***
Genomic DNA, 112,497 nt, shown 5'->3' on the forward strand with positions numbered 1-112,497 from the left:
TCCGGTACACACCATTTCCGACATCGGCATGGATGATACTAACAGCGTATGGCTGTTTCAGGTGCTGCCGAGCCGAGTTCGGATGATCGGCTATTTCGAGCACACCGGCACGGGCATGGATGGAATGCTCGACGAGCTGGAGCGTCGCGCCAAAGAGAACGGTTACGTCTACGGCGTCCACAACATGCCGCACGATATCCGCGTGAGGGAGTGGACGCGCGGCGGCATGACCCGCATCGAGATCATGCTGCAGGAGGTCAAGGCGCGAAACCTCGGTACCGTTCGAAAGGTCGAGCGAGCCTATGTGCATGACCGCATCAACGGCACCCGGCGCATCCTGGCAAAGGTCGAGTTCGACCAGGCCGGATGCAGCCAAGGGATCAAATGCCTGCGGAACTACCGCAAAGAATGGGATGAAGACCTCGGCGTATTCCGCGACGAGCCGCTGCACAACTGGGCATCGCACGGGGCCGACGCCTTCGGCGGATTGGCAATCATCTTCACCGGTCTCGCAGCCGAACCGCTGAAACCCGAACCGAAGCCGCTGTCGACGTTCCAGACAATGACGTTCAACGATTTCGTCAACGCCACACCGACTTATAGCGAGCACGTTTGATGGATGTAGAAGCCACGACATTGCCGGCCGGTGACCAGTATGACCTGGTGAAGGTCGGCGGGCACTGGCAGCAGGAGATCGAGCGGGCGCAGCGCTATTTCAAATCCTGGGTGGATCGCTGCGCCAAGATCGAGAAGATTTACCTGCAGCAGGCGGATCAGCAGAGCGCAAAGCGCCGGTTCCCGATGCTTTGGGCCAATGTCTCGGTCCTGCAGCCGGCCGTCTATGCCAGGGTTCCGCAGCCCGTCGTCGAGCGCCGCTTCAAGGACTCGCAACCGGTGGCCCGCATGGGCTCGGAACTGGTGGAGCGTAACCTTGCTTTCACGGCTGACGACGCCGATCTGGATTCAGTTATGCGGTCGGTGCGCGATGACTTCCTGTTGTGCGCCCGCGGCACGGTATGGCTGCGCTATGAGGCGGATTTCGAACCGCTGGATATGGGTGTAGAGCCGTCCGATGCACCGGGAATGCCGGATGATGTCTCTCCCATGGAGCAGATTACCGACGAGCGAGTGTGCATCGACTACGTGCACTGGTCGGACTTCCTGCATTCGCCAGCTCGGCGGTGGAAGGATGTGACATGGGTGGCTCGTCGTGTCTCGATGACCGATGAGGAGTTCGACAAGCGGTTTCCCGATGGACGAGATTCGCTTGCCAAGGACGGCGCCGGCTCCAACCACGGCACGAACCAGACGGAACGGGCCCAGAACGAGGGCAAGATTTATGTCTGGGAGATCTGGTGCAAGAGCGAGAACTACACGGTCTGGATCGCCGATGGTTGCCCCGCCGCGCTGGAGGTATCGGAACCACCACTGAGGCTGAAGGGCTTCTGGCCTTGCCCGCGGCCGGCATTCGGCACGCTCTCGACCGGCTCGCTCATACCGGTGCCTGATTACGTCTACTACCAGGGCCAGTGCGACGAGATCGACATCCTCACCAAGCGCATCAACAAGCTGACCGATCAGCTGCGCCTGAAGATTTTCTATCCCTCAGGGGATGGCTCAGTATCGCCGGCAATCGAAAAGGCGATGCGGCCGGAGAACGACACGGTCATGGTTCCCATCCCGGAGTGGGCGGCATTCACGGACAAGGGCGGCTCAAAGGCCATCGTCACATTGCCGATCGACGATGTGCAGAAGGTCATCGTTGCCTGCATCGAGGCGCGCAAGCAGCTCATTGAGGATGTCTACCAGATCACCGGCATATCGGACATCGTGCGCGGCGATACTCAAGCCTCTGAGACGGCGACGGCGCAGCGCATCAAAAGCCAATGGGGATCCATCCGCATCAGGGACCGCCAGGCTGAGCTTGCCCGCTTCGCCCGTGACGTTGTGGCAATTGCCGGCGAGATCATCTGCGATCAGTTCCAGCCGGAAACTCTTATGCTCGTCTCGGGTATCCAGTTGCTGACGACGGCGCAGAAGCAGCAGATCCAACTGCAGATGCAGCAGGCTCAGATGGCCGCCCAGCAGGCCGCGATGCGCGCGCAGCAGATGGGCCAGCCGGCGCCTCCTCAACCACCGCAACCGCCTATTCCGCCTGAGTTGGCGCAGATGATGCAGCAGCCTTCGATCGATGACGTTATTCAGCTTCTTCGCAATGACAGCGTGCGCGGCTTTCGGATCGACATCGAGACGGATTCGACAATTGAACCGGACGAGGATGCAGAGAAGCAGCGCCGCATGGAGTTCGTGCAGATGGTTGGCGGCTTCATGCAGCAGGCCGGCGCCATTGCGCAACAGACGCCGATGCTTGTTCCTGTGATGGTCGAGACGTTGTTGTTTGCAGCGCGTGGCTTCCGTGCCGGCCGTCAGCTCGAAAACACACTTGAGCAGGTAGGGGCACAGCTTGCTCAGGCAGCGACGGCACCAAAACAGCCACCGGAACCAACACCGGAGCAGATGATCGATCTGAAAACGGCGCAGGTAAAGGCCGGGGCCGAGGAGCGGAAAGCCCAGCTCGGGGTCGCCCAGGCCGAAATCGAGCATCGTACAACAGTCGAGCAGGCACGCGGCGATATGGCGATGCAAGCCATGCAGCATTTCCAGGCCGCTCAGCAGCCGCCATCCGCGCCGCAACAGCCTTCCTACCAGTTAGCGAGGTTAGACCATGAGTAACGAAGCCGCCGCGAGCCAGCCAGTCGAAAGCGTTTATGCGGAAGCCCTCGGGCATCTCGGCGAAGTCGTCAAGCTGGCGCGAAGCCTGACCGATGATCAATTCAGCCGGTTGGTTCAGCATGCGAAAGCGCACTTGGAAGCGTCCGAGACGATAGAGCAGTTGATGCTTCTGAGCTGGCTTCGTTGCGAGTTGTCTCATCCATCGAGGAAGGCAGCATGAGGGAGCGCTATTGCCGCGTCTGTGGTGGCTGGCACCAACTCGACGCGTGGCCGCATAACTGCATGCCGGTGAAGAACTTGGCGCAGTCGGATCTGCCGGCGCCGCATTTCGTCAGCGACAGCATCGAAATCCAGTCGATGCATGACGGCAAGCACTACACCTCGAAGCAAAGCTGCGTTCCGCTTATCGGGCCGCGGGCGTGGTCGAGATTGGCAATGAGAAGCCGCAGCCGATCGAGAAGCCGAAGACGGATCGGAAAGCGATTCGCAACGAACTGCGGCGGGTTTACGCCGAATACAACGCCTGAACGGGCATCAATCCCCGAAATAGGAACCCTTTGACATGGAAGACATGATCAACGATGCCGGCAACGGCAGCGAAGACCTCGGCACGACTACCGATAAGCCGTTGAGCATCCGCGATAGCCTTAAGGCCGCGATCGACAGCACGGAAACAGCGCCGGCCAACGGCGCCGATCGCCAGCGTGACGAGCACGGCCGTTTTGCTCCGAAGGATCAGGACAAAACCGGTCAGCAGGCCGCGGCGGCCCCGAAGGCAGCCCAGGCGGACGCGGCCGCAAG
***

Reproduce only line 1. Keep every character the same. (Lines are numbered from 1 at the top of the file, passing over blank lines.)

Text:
Genomic DNA, 112,497 nt, shown 5'->3' on the forward strand with positions numbered 1-112,497 from the left: